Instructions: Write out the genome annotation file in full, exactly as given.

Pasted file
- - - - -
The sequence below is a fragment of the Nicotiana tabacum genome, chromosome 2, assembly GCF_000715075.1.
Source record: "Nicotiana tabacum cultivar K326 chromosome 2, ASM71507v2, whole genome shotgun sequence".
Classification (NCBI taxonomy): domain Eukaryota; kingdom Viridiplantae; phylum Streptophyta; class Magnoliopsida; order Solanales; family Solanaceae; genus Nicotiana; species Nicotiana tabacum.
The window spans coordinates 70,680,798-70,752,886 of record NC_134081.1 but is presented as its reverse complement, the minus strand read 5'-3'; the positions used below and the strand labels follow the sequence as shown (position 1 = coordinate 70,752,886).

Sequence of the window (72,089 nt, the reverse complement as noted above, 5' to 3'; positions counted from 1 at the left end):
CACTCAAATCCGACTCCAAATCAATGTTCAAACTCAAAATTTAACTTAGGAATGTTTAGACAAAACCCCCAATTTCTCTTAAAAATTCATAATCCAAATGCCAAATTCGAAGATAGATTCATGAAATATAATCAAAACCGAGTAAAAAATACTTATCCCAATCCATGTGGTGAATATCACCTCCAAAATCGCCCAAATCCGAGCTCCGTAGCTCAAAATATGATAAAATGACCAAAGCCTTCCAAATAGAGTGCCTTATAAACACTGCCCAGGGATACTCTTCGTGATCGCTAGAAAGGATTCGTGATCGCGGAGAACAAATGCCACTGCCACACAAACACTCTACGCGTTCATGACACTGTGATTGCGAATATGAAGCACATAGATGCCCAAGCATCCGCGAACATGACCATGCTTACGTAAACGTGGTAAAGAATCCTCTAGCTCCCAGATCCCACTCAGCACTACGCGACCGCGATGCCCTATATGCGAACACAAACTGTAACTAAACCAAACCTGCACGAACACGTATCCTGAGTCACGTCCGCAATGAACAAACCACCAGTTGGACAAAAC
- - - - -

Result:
The sequence below is a fragment of the Nicotiana tabacum genome, chromosome 2, assembly GCF_000715075.1.
Source record: "Nicotiana tabacum cultivar K326 chromosome 2, ASM71507v2, whole genome shotgun sequence".
Classification (NCBI taxonomy): domain Eukaryota; kingdom Viridiplantae; phylum Streptophyta; class Magnoliopsida; order Solanales; family Solanaceae; genus Nicotiana; species Nicotiana tabacum.
The window spans coordinates 70,680,798-70,752,886 of record NC_134081.1 but is presented as its reverse complement, the minus strand read 5'-3'; the positions used below and the strand labels follow the sequence as shown (position 1 = coordinate 70,752,886).

Sequence of the window (72,089 nt, the reverse complement as noted above, 5' to 3'; positions counted from 1 at the left end):
CACTCAAATCCGACTCCAAATCAATGTTCAAACTCAAAATTTAACTTAGGAATGTTTAGACAAAACCCCCAATTTCTCTTAAAAATTCATAATCCAAATGCCAAATTCGAAGATAGATTCATGAAATATAATCAAAACCGAGTAAAAAATACTTATCCCAATCCATGTGGTGAATATCACCTCCAAAATCGCCCAAATCCGAGCTCCGTAGCTCAAAATATGATAAAATGACCAAAGCCTTCCAAATAGAGTGCCTTATAAACACTGCCCAGGGATACTCTTCGTGATCGCTAGAAAGGATTCGTGATCGCGGAGAACAAATGCCACTGCCACACAAACACTCTACGCGTTCATGACACTGTGATTGCGAATATGAAGCACATAGATGCCCAAGCATCCGCGAACATGACCATGCTTACGTAAACGTGGTAAAGAATCCTCTAGCTCCCAGATCCCACTCAGCACTACGCGACCGCGATGCCCTATATGCGAACACAAACTGTAACTAAACCAAACCTGCACGAACACGTATCCTGAGTCACGTCCGCAATGAACAAACCACCAGTTGGACAAAAC